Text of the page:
The second question that springs forth is simply can the Busch teams really afford it? The travel schedule over this three-week stretch is simply brutal. The teams have to send two cars to California. The next week they send two cars to Mexico City. The following week, they have to send two cars to Las Vegas. I’m no expert on the economics of moving a team around the country, never mind other countries, but it seems to me the cost has to be exorbitant to turn the equipment around and move it that far, that fast, in a three week period. We all know that the Busch Series purses are a joke. I don’t see how any team, even the winners of these races, are coming close to breaking even. Between driving cars back and forth and the man hours needed to turn the cars around between races, there just has to be a loss incurred by these Busch teams.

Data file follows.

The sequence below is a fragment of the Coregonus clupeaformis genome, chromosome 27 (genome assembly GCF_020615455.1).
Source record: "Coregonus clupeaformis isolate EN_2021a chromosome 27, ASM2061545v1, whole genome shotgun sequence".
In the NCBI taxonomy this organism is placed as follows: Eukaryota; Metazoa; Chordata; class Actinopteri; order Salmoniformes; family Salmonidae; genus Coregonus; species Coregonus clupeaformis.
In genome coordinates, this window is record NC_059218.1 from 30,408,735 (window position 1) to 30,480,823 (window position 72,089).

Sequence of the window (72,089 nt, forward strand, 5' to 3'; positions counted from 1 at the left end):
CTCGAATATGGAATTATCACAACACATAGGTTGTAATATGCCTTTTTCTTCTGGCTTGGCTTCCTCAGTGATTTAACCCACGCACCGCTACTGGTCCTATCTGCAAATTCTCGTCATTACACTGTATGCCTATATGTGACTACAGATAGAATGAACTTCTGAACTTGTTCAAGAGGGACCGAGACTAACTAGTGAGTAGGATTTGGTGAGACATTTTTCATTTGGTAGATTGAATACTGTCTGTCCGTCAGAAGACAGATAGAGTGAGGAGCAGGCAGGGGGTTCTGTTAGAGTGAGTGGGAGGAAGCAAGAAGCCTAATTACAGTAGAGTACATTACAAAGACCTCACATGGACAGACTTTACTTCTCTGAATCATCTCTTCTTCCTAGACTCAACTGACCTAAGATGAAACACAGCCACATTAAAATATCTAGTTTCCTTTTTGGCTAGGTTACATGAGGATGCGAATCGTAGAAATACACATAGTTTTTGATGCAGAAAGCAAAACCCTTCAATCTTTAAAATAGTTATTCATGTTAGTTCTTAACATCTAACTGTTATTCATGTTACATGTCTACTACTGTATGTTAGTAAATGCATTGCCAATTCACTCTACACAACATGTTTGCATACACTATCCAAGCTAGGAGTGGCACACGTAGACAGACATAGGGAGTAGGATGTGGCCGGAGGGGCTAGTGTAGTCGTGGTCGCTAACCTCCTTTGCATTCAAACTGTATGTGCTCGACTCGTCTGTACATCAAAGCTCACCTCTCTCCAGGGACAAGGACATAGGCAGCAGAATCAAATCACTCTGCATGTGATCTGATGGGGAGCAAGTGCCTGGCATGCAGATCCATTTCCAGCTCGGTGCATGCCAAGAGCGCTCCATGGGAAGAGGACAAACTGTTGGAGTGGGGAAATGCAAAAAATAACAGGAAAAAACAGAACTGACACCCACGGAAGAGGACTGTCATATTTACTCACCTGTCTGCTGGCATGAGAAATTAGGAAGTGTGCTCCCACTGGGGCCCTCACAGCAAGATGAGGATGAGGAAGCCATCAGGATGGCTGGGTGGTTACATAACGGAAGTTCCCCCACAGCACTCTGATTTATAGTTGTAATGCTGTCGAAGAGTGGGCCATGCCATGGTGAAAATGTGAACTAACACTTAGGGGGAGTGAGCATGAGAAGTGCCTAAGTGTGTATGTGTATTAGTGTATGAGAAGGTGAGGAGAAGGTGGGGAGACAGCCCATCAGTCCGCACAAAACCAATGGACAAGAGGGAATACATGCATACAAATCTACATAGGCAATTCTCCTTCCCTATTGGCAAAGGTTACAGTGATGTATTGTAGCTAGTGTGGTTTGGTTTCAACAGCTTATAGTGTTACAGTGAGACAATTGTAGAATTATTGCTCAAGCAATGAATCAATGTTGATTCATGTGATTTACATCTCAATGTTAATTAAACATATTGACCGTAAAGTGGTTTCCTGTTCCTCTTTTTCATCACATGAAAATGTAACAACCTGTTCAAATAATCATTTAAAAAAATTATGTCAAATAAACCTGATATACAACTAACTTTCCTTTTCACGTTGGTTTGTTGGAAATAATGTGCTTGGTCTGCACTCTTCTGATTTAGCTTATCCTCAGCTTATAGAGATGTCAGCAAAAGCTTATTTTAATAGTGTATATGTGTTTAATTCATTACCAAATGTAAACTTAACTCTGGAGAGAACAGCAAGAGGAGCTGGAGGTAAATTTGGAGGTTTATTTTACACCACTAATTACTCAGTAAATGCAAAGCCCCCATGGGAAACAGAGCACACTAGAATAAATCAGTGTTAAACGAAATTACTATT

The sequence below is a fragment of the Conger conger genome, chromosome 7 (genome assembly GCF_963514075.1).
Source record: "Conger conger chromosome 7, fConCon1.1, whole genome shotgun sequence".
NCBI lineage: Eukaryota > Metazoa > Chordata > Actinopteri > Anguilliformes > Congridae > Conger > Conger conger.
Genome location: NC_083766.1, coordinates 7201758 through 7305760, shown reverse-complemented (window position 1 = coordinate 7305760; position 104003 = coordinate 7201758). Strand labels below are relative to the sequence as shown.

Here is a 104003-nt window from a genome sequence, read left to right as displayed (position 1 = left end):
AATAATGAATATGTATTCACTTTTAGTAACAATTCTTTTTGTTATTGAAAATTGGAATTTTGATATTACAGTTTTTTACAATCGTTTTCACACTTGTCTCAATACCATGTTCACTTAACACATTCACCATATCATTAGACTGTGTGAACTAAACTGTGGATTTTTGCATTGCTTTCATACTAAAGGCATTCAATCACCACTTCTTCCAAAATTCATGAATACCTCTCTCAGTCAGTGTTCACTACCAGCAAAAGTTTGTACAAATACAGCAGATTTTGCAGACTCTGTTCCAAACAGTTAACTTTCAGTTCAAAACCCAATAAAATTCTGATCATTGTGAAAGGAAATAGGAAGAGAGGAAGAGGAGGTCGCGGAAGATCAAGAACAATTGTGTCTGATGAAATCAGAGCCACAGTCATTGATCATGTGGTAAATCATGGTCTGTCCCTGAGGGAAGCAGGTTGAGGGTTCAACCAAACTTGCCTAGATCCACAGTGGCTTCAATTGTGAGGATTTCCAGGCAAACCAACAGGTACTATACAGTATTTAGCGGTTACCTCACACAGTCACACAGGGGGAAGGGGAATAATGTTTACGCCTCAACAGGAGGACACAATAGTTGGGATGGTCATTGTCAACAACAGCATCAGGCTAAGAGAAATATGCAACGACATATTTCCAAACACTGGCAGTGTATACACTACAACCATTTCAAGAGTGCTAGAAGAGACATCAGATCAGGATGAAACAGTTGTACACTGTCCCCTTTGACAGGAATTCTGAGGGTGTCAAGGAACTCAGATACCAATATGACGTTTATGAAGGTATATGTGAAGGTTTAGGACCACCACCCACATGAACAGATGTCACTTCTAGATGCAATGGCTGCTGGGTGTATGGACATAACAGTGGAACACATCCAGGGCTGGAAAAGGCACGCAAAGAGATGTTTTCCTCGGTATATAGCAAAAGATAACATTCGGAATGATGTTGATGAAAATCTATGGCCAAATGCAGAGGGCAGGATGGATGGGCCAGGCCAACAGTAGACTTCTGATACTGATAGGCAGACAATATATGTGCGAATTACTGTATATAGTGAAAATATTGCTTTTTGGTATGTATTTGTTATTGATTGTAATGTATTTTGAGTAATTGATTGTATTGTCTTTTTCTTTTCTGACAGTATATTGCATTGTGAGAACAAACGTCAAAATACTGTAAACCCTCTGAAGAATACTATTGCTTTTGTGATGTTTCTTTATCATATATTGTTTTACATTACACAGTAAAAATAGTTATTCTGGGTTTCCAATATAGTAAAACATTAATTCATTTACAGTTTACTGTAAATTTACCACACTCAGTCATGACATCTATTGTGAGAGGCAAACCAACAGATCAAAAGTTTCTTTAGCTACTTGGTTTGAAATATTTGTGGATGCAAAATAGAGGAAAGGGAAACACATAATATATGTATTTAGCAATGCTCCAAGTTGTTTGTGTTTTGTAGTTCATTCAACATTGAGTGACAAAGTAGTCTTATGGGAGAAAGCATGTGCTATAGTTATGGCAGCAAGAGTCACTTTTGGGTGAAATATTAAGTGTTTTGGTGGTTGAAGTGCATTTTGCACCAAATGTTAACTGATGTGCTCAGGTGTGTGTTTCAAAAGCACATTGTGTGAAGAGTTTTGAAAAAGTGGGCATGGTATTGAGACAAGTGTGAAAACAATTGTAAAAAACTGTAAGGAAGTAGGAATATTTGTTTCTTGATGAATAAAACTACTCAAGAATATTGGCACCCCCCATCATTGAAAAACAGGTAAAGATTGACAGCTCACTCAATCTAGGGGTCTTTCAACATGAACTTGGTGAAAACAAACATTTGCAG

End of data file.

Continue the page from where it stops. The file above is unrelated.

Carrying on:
The third question is, after expanding to Mexico, what lies ahead? The writing seems to be on the wall that we will see the Busch Series in Canada within the next couple of years. Which track is going to lose a date to make that race happen? Hopefully they’ll add a race rather than moving one, unless they take it from California. However, if these races continue to be a success, and who really knows what NASCAR considers a success, will the Cup series be far behind in this era of international expansion? How long will it be before the Cup series takes a trip to Mexico, or to the Great White North? More importantly, who is going to lose a date for those races to take place? Is that really going to benefit the fans of the sport?